IMA Moments

Gender Pay Gap: More Needs to Be Done

By Jeffrey C. Thomson, CMA, CSCA, CAE
April 17, 2018

Over the years, women have become a powerful force in the finance and accounting profession. And although we’re on our way to closing the gender pay gap worldwide, we still have a ways to go. At IMA® (Institute of Management Accountants), we believe that empowering women with the skills they need is crucial for career advancement and salary increases.


April 10, 2018, was Equal Pay Day in the United States. The National Committee on Pay Equity started the public awareness event in 1996 to shed light on how far into the year women must work to earn what men had earned in the previous year. In light of this day, I want to share with you some inspiring findings from IMA’s 2018 Global Salary Survey, as well as other initiatives IMA is participating in to support women in career advancement.




We know closing the gender pay gap will take time, and small improvements are encouraging, but more needs to be done. In March, IMA published its 2018 Global Salary Survey. Among its findings is that the gender pay gap has closed slightly from last year overall. Most women, though, aren’t seeing change in the right direction.


Overall, women’s median base salary and total compensation are at 90% that of men, whereas last year they were at 89% and 84%, respectively. Although the overall gaps seem to have improved, gaps among women ages 20 to 29 reversed track from last year. This year, women ages 20 to 29 earned a median base salary 15% lower than that of men in the same age group. Last year, the women’s median base salary was 50% higher than that of the men for this age group.


Similarly, the Middle East/Africa region is the only region that includes categories where women’s median compensation exceeded that of the men, and women in Europe reported the highest overall gap of all the regions (67%). While some of these findings are encouraging, organizations around the world need to offer women the same opportunities as men.




On March 8, 2018, IMA hosted our Women’s Accounting Leadership Series in Amsterdam, Netherlands. More than 100 women from across Europe networked with accomplished female leaders, developed leadership skills, and discussed issues facing women in the accounting and finance professions. Attendees also walked away with useful tools for managing professional challenges, achieving better work-life balance, and developing essential skills. Our next Women’s Leadership event will be in Boston, Mass., on October 26, 2018.


Events like these help address the gender gap and raise awareness for women working in business. The success of women is the success of the organization. Without everyone working equally as a team, an organization cannot be successful.


How will you enact change this year? What else can organizations do to continue to close the gender pay gap?



IMA’s 2018 Global Salary Survey

#MeToo in Accounting


Women’s Accounting Leadership Series – IMA


IMA Global Salary Survey by Regions – IMA


Jeffrey C. Thomson, CMA, CSCA, CAE, is IMA president and CEO. He also is a member of IMA’s Bergen-Rockland-Meadowlands Chapter. You can reach Jeff at or follow him on Twitter: @IMA_JeffThomson.
3 + Show Comments
    Greg April 21, 2018 AT 2:26 pm

    I agree that women and men should make the same given THE same education and years of experience and exactly the same responsibilities. I know of an iNDIVIDUAL who THINKs she should make what I make but she HAs 15 fewer years of background and her scope of work is 1/3 of mine. Let’s stop looking at averages and skewing statistics but do what exacting ANALYSts do is to compare apples with apples…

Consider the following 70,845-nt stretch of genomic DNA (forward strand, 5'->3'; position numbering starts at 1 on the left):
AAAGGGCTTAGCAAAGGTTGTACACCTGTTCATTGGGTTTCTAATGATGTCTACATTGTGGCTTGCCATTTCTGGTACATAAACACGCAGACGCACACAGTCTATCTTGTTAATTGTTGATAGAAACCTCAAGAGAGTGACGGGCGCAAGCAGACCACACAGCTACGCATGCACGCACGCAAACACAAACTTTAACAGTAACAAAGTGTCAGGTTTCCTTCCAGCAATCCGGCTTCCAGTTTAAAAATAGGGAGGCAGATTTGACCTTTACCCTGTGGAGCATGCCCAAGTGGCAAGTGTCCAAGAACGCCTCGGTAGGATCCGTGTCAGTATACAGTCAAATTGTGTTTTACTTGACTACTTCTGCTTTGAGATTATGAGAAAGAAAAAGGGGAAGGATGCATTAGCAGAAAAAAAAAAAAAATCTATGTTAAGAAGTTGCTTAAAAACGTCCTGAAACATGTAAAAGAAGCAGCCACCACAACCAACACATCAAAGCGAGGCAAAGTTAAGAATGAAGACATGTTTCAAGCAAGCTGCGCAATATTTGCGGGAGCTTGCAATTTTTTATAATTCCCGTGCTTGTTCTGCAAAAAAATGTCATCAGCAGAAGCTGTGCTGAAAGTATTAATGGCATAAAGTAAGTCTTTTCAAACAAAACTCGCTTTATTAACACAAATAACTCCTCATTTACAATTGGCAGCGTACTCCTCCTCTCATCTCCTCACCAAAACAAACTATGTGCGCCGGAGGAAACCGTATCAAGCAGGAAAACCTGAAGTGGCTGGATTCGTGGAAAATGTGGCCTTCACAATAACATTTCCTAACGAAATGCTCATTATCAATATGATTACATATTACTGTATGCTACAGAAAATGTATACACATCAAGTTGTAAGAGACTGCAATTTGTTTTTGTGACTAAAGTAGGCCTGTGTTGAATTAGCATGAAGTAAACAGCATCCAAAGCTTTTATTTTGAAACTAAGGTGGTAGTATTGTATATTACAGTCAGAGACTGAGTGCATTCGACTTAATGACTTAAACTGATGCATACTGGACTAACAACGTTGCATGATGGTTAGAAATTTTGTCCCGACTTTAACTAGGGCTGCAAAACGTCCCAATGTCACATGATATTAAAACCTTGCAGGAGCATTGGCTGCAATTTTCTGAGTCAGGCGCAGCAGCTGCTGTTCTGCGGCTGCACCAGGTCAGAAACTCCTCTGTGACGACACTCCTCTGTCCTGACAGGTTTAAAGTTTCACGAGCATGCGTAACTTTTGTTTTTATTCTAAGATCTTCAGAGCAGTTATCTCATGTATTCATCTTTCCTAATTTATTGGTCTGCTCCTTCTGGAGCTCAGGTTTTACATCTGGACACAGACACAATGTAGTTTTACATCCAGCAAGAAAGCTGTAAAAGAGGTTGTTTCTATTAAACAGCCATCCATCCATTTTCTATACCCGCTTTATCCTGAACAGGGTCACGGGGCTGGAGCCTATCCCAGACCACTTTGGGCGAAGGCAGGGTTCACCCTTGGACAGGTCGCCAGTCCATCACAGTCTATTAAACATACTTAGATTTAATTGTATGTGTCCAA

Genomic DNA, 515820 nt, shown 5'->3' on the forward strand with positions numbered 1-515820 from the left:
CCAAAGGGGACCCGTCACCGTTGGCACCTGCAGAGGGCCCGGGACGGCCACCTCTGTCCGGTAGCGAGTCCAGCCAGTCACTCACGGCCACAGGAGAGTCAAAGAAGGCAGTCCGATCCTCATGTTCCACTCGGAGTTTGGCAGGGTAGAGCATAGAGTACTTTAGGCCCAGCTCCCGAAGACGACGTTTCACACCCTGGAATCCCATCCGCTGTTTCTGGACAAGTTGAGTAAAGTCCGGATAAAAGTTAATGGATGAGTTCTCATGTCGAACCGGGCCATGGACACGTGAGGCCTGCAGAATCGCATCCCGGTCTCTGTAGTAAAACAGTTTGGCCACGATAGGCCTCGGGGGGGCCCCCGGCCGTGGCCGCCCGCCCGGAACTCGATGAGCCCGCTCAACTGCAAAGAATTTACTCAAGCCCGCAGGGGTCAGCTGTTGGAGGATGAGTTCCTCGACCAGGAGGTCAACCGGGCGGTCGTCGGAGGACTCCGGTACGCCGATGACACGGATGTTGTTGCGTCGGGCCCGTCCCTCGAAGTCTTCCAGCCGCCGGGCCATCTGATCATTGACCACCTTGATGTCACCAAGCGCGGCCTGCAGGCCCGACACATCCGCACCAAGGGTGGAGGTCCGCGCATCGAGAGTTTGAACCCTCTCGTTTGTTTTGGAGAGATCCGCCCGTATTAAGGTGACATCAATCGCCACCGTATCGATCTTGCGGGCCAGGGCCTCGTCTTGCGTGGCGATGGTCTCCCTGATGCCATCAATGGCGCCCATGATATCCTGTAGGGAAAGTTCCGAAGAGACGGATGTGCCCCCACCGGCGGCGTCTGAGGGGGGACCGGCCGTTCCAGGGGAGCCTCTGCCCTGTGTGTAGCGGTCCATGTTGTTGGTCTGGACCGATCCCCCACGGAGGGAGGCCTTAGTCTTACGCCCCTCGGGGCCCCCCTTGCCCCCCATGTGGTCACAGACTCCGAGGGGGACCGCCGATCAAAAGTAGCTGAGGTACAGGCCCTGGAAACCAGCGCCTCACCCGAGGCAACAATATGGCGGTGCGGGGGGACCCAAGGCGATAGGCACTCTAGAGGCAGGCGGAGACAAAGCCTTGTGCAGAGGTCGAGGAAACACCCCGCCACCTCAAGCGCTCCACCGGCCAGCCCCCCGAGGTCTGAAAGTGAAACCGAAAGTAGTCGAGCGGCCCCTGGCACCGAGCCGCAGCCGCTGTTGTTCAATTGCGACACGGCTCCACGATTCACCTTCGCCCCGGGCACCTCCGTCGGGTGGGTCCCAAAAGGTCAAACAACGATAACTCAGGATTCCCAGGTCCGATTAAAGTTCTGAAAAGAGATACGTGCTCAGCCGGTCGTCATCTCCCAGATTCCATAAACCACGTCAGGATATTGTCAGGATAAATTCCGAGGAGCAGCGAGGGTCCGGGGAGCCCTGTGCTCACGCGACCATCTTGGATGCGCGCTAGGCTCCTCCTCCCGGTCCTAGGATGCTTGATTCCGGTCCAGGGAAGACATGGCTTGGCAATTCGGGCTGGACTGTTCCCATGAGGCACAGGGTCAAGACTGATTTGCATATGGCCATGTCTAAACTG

Douglas A Sledge April 21, 2018 AT 8:51 am

    Morning .. I support parity in the profession, gender, race, RELIGION, etc. However, in your summary above, you only pointed to those salary differences which the position that women are discriminated against in the management accounting profession. When I questioned the report of salaries the prior month, for not including gender differentials for CMA holders, I was directed to conduct my own research in lesser available studies of the iMA. I did the research and determined that for CMA holders the following two determinations were revealed: top management: BACCALAUREATE degree, Women were 99.4% of men in base salary…. For Middle Management, BACCALAUREATE degree women were 101.5% of men. I offer this to suggest that positive information is OFTENTIMES excluded if it does not support the popular position. I suggest that perhaps life choices have a significant affect on the differentials. I know that I, for one, have championed equality in all management accounting professional interactions, and think that reporting is skewed to present the desired narrative.
    thanks…. Sledge

    Mr. Sledge. You were referred to the most current and extensive IMA Global Salary Survey: U.S. Table 13). You neglected to include all the data: For Senior Management, Baccalaureate Degree women were 80% of men; and for Lower Management, Baccalaureate Degree, women were 88% of men. Hopefully, you didn’t intend to skew your own reporting.

    gunner April 20, 2018 AT 1:48 pm

    very interesting article; however, in my experience in finance positions women make just as much money or more than men. sometimes it is not about gender but experience. an accountant with 30 years experience retires and is replaced by a young accountant (man or woman) with maybe 4 to 5 years experience. this person will make quite a bit less.
    and before anybody starts to scream, i have been in situations where i replaced a very experienced accountant and i was paid $ 25,000 less since i was much younger and less experienced. in most of my finance positions women were my supervisors and they made quite a bit more than me. i guess there are always 2 sides to a story.

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